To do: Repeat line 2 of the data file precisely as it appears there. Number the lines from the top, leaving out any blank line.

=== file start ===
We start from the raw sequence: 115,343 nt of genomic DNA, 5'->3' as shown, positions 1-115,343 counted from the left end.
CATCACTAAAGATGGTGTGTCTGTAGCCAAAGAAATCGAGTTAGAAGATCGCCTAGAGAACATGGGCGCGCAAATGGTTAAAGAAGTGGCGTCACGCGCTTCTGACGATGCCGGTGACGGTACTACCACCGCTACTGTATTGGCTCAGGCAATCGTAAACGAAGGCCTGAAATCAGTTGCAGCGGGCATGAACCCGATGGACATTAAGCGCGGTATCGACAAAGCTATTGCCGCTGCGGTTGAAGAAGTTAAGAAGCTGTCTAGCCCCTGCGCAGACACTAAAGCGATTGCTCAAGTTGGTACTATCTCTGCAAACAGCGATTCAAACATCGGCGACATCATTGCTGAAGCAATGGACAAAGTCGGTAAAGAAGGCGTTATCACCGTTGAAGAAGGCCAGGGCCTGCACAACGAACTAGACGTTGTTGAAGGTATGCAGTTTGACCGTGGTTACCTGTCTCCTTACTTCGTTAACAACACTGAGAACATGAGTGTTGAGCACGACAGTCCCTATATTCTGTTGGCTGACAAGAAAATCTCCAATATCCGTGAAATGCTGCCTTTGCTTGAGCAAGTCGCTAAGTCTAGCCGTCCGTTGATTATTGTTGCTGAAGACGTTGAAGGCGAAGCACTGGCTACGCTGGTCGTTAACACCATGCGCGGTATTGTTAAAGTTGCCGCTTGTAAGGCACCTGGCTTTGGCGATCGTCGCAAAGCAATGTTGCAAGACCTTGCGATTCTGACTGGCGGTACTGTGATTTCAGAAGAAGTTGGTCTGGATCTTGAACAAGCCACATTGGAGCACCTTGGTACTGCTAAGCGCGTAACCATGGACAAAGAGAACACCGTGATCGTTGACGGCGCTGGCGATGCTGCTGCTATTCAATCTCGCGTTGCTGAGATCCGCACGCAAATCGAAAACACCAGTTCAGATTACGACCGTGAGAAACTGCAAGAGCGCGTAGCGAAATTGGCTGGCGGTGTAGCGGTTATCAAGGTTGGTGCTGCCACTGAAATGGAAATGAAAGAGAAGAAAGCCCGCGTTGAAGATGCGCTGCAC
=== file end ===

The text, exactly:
CATCACTAAAGATGGTGTGTCTGTAGCCAAAGAAATCGAGTTAGAAGATCGCCTAGAGAACATGGGCGCGCAAATGGTTAAAGAAGTGGCGTCACGCGCTTCTGACGATGCCGGTGACGGTACTACCACCGCTACTGTATTGGCTCAGGCAATCGTAAACGAAGGCCTGAAATCAGTTGCAGCGGGCATGAACCCGATGGACATTAAGCGCGGTATCGACAAAGCTATTGCCGCTGCGGTTGAAGAAGTTAAGAAGCTGTCTAGCCCCTGCGCAGACACTAAAGCGATTGCTCAAGTTGGTACTATCTCTGCAAACAGCGATTCAAACATCGGCGACATCATTGCTGAAGCAATGGACAAAGTCGGTAAAGAAGGCGTTATCACCGTTGAAGAAGGCCAGGGCCTGCACAACGAACTAGACGTTGTTGAAGGTATGCAGTTTGACCGTGGTTACCTGTCTCCTTACTTCGTTAACAACACTGAGAACATGAGTGTTGAGCACGACAGTCCCTATATTCTGTTGGCTGACAAGAAAATCTCCAATATCCGTGAAATGCTGCCTTTGCTTGAGCAAGTCGCTAAGTCTAGCCGTCCGTTGATTATTGTTGCTGAAGACGTTGAAGGCGAAGCACTGGCTACGCTGGTCGTTAACACCATGCGCGGTATTGTTAAAGTTGCCGCTTGTAAGGCACCTGGCTTTGGCGATCGTCGCAAAGCAATGTTGCAAGACCTTGCGATTCTGACTGGCGGTACTGTGATTTCAGAAGAAGTTGGTCTGGATCTTGAACAAGCCACATTGGAGCACCTTGGTACTGCTAAGCGCGTAACCATGGACAAAGAGAACACCGTGATCGTTGACGGCGCTGGCGATGCTGCTGCTATTCAATCTCGCGTTGCTGAGATCCGCACGCAAATCGAAAACACCAGTTCAGATTACGACCGTGAGAAACTGCAAGAGCGCGTAGCGAAATTGGCTGGCGGTGTAGCGGTTATCAAGGTTGGTGCTGCCACTGAAATGGAAATGAAAGAGAAGAAAGCCCGCGTTGAAGATGCGCTGCAC